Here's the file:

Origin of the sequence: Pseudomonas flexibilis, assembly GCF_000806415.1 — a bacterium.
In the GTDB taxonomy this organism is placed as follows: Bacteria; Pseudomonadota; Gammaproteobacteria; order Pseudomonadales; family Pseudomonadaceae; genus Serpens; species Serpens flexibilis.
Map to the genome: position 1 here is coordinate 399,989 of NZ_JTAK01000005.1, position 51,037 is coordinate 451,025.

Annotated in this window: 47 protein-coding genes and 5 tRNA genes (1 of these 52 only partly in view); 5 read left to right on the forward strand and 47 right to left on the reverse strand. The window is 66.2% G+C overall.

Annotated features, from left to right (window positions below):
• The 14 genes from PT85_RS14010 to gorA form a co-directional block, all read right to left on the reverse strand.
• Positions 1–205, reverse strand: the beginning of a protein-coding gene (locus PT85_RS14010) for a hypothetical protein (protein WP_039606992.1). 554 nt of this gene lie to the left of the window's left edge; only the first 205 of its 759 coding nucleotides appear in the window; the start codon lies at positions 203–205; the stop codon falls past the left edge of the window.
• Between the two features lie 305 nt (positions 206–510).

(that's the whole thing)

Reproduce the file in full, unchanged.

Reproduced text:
Origin of the sequence: Pseudomonas flexibilis, assembly GCF_000806415.1 — a bacterium.
In the GTDB taxonomy this organism is placed as follows: Bacteria; Pseudomonadota; Gammaproteobacteria; order Pseudomonadales; family Pseudomonadaceae; genus Serpens; species Serpens flexibilis.
Map to the genome: position 1 here is coordinate 399,989 of NZ_JTAK01000005.1, position 51,037 is coordinate 451,025.

Annotated in this window: 47 protein-coding genes and 5 tRNA genes (1 of these 52 only partly in view); 5 read left to right on the forward strand and 47 right to left on the reverse strand. The window is 66.2% G+C overall.

Annotated features, from left to right (window positions below):
• The 14 genes from PT85_RS14010 to gorA form a co-directional block, all read right to left on the reverse strand.
• Positions 1–205, reverse strand: the beginning of a protein-coding gene (locus PT85_RS14010) for a hypothetical protein (protein WP_039606992.1). 554 nt of this gene lie to the left of the window's left edge; only the first 205 of its 759 coding nucleotides appear in the window; the start codon lies at positions 203–205; the stop codon falls past the left edge of the window.
• Between the two features lie 305 nt (positions 206–510).